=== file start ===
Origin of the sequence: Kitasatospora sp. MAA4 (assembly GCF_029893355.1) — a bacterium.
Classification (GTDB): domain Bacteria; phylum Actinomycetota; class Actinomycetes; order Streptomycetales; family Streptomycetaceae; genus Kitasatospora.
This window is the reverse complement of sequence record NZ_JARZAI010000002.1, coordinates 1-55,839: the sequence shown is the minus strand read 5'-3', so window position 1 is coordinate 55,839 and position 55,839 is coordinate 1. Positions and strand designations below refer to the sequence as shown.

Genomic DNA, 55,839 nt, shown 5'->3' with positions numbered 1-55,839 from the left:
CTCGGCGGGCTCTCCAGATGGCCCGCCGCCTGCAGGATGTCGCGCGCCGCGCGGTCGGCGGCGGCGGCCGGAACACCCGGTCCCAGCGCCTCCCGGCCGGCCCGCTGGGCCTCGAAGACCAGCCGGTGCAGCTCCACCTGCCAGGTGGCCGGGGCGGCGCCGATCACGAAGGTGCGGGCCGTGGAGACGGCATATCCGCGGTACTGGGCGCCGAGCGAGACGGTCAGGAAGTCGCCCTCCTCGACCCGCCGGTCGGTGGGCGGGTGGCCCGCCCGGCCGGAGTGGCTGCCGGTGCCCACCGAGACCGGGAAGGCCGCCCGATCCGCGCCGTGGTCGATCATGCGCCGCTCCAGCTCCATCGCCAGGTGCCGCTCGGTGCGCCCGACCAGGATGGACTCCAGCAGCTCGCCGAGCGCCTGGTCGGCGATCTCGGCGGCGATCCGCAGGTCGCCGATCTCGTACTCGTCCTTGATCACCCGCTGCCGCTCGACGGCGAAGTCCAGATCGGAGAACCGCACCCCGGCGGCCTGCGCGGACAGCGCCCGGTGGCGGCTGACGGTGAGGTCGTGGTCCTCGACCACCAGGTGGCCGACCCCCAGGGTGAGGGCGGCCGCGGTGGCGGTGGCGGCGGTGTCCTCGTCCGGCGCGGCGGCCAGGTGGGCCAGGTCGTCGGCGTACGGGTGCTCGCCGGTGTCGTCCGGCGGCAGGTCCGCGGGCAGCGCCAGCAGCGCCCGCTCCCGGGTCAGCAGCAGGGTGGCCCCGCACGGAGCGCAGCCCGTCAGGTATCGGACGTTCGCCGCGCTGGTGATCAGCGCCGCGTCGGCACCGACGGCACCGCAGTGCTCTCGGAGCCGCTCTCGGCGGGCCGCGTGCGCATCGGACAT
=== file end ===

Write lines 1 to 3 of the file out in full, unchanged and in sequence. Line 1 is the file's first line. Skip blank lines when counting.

Origin of the sequence: Kitasatospora sp. MAA4 (assembly GCF_029893355.1) — a bacterium.
Classification (GTDB): domain Bacteria; phylum Actinomycetota; class Actinomycetes; order Streptomycetales; family Streptomycetaceae; genus Kitasatospora.
This window is the reverse complement of sequence record NZ_JARZAI010000002.1, coordinates 1-55,839: the sequence shown is the minus strand read 5'-3', so window position 1 is coordinate 55,839 and position 55,839 is coordinate 1. Positions and strand designations below refer to the sequence as shown.